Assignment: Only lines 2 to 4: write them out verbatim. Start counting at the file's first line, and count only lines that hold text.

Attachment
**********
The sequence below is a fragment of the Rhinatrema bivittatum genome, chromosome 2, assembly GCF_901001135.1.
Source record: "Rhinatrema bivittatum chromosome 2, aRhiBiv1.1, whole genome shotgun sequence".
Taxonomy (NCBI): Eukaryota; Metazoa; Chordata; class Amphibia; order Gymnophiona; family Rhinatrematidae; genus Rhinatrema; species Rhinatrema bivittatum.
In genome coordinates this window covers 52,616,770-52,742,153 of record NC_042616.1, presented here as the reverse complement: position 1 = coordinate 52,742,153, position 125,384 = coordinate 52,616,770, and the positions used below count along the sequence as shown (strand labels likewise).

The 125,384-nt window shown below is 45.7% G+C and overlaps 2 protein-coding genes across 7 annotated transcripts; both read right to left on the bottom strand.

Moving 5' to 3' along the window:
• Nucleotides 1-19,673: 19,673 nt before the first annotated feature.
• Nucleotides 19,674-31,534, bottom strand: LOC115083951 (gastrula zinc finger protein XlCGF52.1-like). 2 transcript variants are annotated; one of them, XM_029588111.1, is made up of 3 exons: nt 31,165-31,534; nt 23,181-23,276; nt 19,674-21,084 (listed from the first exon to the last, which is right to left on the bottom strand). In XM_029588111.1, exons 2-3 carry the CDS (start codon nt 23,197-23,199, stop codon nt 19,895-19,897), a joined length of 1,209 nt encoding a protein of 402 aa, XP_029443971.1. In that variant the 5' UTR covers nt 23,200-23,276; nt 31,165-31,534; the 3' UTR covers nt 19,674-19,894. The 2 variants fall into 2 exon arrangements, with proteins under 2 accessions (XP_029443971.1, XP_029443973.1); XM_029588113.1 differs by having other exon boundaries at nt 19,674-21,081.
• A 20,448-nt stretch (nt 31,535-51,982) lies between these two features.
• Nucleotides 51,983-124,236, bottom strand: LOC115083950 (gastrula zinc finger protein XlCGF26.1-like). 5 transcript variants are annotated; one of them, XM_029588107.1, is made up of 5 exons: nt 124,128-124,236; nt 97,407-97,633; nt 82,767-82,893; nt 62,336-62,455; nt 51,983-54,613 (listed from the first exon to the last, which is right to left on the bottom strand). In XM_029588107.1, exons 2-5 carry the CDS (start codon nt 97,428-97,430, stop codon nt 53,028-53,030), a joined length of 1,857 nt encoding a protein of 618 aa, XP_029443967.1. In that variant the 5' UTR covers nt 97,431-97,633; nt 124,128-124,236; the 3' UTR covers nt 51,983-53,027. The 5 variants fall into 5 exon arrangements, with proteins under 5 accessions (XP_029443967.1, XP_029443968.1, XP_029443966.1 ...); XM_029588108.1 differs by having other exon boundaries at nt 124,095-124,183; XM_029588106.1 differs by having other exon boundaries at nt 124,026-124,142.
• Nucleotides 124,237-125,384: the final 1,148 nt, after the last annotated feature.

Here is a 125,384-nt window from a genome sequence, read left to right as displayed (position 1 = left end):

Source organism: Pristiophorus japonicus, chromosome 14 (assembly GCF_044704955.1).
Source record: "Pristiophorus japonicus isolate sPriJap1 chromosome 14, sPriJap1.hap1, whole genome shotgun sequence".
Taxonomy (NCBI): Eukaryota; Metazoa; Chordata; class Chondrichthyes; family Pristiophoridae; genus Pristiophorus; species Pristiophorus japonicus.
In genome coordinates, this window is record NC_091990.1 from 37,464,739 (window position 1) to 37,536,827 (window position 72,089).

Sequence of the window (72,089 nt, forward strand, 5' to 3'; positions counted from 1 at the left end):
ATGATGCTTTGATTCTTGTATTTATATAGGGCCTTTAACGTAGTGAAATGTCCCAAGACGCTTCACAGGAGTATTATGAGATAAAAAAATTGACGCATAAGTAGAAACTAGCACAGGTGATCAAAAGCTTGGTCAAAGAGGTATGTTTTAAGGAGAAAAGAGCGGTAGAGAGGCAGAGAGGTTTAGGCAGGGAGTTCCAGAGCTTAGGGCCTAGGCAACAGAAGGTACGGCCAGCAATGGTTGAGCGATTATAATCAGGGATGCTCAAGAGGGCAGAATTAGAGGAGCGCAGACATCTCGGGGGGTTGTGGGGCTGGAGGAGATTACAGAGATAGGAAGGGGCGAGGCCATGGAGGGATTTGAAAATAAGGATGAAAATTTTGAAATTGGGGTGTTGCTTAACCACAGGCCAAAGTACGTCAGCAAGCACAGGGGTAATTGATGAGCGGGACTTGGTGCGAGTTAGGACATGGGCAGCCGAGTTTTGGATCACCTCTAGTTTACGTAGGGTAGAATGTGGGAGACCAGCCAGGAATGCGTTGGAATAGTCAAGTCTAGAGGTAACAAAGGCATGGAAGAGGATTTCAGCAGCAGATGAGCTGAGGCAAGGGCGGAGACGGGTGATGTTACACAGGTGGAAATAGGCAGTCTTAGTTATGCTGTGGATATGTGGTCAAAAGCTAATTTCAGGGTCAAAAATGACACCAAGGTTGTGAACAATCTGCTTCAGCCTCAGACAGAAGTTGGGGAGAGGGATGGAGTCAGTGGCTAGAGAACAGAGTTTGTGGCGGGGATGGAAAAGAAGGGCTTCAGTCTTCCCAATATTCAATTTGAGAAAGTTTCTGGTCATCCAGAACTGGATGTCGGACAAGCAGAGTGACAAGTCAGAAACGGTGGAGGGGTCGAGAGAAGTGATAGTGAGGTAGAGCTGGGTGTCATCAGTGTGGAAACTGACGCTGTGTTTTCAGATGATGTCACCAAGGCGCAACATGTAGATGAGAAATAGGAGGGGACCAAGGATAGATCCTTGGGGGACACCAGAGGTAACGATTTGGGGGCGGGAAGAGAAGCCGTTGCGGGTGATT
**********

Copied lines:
Source record: "Rhinatrema bivittatum chromosome 2, aRhiBiv1.1, whole genome shotgun sequence".
Taxonomy (NCBI): Eukaryota; Metazoa; Chordata; class Amphibia; order Gymnophiona; family Rhinatrematidae; genus Rhinatrema; species Rhinatrema bivittatum.
In genome coordinates this window covers 52,616,770-52,742,153 of record NC_042616.1, presented here as the reverse complement: position 1 = coordinate 52,742,153, position 125,384 = coordinate 52,616,770, and the positions used below count along the sequence as shown (strand labels likewise).